For many, the 24-70mm is the most widely-used zoom lens, which is why it’s most commonly given the workhorse title. For many photojournalists, this focal range is an invaluable tool, acting almost like a bunch of 24mm, 35mm, and 50mm lenses in one package. Each camera maker has its own version, which is why the Nikon AF-S NIKKOR 24-70mm f/2.8E ED VR is a significant release for the Nikon community.
The lens has brought added bonuses such as image stabilization and an improved optical structure. But the lens also had its dissenters, when compared to its older sibling the Nikon 24-70mm f/2.8G. Therefore, let’s take a closer look at the lens itself and how it performs in the real world.
There are a few prerequisites needed with a high-performance 24-70mm. Firstly, a lens that can be taken out into all types of weather conditions. One also expects an aperture of f/2.8, lightning-fast autofocus, superior optics, and (ideally) image stabilization.
The Nikon AF-S NIKKOR 24-70mm f/2.8E ED VR features an optical makeup of 20 elements arranged in 16 groups, with a good bunch of corrective elements. These include one aspherical version, one high refractive, three aspherical, and two extra-low dispersion elements for good measure. Each element is treated to a Nano Crystal and Super Integrated coating. There is also a fluorine coating on the front element to protect against dirt and moisture.
The ‘E’ bit of the name represents the electromagnetic diaphragm mechanism, which essentially gives finer control over the aperture diaphragm. Also, one of the much-needed additions to this type of lenses is a Vibration Reduction system, which in this case offers up to four stops of handheld compensation. The addition of this feature also means an increase in weight to 1070g.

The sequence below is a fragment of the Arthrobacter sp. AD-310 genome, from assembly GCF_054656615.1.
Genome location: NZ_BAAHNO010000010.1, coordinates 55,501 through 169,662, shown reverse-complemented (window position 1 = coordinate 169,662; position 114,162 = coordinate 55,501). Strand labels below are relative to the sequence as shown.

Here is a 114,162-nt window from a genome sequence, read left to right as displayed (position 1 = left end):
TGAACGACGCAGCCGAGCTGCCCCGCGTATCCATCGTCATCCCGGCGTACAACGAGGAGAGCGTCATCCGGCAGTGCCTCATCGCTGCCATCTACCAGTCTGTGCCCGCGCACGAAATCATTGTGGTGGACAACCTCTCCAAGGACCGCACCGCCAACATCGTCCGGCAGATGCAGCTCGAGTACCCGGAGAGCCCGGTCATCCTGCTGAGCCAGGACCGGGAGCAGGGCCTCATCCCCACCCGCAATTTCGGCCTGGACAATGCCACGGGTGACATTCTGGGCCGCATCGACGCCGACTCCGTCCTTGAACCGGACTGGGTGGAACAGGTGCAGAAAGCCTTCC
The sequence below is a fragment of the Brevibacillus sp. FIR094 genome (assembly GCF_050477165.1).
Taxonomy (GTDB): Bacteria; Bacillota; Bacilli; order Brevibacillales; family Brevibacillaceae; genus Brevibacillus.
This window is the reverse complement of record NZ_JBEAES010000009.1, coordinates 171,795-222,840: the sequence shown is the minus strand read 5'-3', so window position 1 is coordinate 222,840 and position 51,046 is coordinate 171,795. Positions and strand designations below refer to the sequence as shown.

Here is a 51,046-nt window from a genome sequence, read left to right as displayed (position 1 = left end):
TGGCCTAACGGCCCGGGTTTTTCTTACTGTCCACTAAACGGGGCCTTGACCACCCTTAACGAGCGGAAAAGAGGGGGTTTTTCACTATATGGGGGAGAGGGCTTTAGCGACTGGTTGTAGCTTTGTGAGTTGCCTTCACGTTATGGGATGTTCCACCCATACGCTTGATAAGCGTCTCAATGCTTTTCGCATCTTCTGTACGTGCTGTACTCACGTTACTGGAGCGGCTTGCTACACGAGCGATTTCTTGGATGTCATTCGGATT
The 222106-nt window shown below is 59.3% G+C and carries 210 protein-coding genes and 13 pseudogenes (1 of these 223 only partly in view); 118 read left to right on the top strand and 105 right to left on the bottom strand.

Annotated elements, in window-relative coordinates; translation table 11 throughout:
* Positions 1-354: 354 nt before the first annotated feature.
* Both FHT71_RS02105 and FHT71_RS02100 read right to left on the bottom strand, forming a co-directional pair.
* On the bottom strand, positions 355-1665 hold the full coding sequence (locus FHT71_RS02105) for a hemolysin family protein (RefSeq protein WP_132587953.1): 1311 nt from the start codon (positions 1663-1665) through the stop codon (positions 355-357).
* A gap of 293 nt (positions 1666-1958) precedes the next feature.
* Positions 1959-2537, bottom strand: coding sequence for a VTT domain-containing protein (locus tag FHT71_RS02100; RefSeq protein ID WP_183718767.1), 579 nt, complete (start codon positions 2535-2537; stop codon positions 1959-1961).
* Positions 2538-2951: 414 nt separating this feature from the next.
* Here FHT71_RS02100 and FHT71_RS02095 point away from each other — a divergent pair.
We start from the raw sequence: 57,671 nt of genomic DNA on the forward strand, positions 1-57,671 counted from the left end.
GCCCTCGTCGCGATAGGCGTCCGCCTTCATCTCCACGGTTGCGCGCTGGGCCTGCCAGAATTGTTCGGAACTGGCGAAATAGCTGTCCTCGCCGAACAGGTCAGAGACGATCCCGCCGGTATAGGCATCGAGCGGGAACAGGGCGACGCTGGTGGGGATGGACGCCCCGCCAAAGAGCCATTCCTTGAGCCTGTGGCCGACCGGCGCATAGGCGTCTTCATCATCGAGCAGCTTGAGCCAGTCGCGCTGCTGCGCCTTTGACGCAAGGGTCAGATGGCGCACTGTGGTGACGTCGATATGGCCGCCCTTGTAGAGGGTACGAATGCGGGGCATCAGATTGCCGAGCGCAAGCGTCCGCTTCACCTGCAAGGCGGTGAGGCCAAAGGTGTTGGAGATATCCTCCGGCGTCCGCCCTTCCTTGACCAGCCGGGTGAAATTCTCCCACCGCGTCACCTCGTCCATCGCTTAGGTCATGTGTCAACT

The filter thread size has also increased from a 77mm filter to 82mm and, as expected, the lens has full weatherproofing.
One thing that Nikon has addressed with this newer lens is the balance of sharpness. The previous version was criticized for having slight corner softness. The new version distributes the sharpness levels across the whole frame.
This sounds great on the surface, but it also means that the resolution across the frame has taken precedence over central resolution as with the older lens. This is especially evident at close focusing distances. This point essentially means a more even spread of sharpness for things like landscape shots, but not as much critical focus in the center of the frame for close-up portraits.
At 24mm and f/2.8, the lens has very good sharpness levels in the center of the frame, with the mids and corners slightly trailing behind. At this focal length, the sharpest overall results come in at f/5.6. At 35mm and f/2.8, the center sharpness is just a touch behind the levels at 24mm, with the edges of the frame keeping the same levels of detail. At 50mm, the overall sharpness drops a little and at 70mm it will need stopping down to f/5.6 for the overall best results. In total, this means the 24-70mm has equal levels of sharpness as other versions in its class.